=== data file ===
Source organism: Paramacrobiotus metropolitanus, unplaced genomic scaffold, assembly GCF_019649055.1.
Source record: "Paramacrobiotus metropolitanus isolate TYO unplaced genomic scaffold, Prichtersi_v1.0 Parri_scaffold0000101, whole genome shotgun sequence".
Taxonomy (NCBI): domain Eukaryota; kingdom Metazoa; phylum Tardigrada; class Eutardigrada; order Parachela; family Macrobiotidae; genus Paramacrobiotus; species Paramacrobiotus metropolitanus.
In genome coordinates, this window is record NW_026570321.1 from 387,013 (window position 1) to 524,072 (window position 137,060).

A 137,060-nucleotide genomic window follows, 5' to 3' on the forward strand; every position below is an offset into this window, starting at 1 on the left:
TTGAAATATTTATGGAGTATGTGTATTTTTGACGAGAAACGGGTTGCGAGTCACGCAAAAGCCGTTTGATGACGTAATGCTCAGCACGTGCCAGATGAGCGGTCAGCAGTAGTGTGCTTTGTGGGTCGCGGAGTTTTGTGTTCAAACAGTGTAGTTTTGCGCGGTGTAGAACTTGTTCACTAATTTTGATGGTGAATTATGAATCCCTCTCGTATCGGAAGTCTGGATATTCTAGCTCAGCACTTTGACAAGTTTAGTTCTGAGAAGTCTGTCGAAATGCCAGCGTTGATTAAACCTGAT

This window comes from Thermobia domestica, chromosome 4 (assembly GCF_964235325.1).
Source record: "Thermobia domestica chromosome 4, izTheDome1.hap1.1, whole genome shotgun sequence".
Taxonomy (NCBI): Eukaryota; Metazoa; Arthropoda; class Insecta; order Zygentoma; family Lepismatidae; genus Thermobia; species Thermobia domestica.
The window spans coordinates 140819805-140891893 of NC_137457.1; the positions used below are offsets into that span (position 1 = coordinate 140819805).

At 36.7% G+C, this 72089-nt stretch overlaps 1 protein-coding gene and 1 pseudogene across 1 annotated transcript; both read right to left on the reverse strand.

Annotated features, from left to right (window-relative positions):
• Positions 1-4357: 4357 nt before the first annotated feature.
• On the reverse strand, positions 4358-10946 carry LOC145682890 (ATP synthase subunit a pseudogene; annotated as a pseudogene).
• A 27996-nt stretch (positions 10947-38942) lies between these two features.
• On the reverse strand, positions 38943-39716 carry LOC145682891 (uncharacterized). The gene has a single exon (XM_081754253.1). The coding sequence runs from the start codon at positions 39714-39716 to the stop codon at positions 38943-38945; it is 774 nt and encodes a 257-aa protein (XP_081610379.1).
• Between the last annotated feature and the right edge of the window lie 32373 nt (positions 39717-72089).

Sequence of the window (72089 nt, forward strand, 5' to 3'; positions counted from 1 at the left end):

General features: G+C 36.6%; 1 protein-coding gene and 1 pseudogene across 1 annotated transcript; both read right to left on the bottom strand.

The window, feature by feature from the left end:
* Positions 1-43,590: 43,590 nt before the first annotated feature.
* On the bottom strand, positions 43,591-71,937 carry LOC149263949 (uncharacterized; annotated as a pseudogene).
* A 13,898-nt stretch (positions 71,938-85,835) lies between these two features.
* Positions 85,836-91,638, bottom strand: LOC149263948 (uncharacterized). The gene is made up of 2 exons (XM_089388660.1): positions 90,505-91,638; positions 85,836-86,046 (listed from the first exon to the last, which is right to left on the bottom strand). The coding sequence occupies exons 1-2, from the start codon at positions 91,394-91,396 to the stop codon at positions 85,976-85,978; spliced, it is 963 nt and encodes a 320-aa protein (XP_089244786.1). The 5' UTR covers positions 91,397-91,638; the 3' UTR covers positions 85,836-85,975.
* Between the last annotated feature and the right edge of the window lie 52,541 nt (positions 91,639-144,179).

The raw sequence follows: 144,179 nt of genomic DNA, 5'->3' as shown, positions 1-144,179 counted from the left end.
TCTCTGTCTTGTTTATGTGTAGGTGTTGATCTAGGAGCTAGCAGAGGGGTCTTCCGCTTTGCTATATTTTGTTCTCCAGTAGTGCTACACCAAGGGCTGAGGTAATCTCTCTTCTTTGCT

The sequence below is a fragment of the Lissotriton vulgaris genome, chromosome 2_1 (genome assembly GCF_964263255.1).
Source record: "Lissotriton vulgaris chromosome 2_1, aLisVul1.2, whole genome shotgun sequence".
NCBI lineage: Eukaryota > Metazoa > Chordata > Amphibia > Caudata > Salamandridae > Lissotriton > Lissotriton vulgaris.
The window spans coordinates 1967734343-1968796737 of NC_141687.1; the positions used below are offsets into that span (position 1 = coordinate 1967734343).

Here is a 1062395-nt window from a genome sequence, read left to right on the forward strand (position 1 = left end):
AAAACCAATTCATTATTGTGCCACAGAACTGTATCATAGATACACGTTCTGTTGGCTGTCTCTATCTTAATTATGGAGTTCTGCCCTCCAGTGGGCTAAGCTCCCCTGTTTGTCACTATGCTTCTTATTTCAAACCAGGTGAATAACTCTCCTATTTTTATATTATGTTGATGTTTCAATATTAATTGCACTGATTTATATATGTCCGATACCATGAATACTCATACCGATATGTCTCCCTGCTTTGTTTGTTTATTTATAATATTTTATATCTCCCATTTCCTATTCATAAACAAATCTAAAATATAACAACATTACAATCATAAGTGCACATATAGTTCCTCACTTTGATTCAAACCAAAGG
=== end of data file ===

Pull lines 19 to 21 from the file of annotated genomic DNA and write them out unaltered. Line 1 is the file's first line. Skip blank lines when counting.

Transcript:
General features: G+C 36.6%; 1 protein-coding gene and 1 pseudogene across 1 annotated transcript; both read right to left on the bottom strand.

The window, feature by feature from the left end:
* Positions 1-43,590: 43,590 nt before the first annotated feature.